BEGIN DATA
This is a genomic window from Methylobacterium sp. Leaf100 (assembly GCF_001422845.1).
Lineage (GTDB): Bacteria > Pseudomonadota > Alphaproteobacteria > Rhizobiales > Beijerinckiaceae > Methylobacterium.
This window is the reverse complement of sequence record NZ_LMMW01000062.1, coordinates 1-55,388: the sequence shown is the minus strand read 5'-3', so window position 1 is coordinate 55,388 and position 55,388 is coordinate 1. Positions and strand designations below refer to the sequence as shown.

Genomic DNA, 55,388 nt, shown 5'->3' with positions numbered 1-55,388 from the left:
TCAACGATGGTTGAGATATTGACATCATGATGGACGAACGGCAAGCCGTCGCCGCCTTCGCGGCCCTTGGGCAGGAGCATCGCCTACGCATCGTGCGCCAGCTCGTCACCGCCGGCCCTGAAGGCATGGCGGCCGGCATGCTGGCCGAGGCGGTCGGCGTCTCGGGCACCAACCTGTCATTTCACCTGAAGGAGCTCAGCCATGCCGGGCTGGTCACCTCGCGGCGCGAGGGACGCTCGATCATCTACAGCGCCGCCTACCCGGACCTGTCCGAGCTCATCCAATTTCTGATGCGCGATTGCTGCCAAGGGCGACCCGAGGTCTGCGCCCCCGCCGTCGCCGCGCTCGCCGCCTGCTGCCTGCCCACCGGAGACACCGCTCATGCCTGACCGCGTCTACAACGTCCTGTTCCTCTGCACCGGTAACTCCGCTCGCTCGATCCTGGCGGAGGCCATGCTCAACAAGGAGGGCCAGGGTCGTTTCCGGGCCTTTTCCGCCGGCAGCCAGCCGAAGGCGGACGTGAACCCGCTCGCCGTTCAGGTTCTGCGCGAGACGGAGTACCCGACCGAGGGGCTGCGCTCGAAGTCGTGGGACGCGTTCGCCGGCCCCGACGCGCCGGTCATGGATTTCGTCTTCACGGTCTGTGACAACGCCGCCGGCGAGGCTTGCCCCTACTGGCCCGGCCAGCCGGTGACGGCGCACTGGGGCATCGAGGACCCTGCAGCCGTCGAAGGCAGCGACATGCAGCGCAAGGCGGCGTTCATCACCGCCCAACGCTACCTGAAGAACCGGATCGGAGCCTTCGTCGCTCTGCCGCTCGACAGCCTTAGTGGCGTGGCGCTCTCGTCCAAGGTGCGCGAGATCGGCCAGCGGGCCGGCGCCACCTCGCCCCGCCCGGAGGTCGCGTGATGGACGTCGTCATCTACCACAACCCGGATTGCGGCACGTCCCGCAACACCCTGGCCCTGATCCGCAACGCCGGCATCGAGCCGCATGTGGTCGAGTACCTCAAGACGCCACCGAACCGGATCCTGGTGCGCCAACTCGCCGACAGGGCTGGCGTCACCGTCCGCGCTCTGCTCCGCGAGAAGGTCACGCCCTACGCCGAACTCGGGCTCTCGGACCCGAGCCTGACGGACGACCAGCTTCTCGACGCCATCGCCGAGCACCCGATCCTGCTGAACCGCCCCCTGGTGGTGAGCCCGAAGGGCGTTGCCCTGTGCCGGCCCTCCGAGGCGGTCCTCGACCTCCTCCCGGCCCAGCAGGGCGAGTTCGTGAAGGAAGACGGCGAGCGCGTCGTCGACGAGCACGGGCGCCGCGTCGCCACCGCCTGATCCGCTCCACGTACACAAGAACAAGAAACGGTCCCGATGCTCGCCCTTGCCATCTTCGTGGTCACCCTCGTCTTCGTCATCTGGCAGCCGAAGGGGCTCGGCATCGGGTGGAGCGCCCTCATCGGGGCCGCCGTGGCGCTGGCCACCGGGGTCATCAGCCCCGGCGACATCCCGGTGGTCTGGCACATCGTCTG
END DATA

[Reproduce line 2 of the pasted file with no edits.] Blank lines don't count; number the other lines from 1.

Lineage (GTDB): Bacteria > Pseudomonadota > Alphaproteobacteria > Rhizobiales > Beijerinckiaceae > Methylobacterium.